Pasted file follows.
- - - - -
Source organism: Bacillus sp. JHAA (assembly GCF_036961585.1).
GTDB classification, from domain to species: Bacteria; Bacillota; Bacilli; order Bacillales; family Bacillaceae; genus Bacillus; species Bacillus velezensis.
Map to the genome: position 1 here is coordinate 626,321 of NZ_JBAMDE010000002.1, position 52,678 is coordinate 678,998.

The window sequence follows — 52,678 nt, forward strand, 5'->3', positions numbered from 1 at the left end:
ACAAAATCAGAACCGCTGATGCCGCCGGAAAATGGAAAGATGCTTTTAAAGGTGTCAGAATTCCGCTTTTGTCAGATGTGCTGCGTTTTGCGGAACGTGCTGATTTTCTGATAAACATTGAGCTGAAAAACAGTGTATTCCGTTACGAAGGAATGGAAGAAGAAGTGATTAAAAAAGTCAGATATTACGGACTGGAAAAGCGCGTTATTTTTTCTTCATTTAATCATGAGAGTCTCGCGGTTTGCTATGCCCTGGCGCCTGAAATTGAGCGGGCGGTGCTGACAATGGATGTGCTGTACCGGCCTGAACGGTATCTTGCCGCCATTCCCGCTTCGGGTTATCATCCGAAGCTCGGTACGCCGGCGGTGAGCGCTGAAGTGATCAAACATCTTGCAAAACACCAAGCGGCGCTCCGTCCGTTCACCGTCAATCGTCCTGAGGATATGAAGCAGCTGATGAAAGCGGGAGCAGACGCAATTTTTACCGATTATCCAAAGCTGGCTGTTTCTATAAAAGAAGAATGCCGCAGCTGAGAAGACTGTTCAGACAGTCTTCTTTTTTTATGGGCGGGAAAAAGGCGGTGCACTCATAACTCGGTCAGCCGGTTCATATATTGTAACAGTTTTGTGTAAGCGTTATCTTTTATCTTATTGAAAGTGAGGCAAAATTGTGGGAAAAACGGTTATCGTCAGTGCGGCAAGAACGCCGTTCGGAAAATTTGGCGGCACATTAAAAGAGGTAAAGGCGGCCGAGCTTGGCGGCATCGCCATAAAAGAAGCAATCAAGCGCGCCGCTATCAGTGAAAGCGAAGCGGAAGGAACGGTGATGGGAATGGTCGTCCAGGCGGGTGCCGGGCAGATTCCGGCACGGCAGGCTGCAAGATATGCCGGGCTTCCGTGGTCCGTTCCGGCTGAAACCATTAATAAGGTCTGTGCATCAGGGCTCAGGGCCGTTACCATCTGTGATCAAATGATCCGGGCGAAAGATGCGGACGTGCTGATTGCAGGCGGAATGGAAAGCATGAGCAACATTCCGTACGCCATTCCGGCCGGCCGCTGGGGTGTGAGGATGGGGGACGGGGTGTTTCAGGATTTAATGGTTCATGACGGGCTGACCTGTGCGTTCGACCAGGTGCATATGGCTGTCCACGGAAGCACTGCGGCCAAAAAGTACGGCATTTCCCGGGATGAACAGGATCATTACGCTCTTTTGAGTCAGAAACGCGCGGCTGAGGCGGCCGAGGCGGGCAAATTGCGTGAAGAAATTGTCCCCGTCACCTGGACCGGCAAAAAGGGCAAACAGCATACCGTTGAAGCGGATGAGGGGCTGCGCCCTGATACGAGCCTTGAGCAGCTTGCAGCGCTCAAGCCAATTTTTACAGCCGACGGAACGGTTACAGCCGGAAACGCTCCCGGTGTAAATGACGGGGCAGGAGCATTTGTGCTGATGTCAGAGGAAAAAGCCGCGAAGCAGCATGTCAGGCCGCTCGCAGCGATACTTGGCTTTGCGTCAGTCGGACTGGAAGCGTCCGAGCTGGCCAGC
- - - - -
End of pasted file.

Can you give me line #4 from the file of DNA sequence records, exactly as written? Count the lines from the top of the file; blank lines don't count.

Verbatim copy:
The window sequence follows — 52,678 nt, forward strand, 5'->3', positions numbered from 1 at the left end: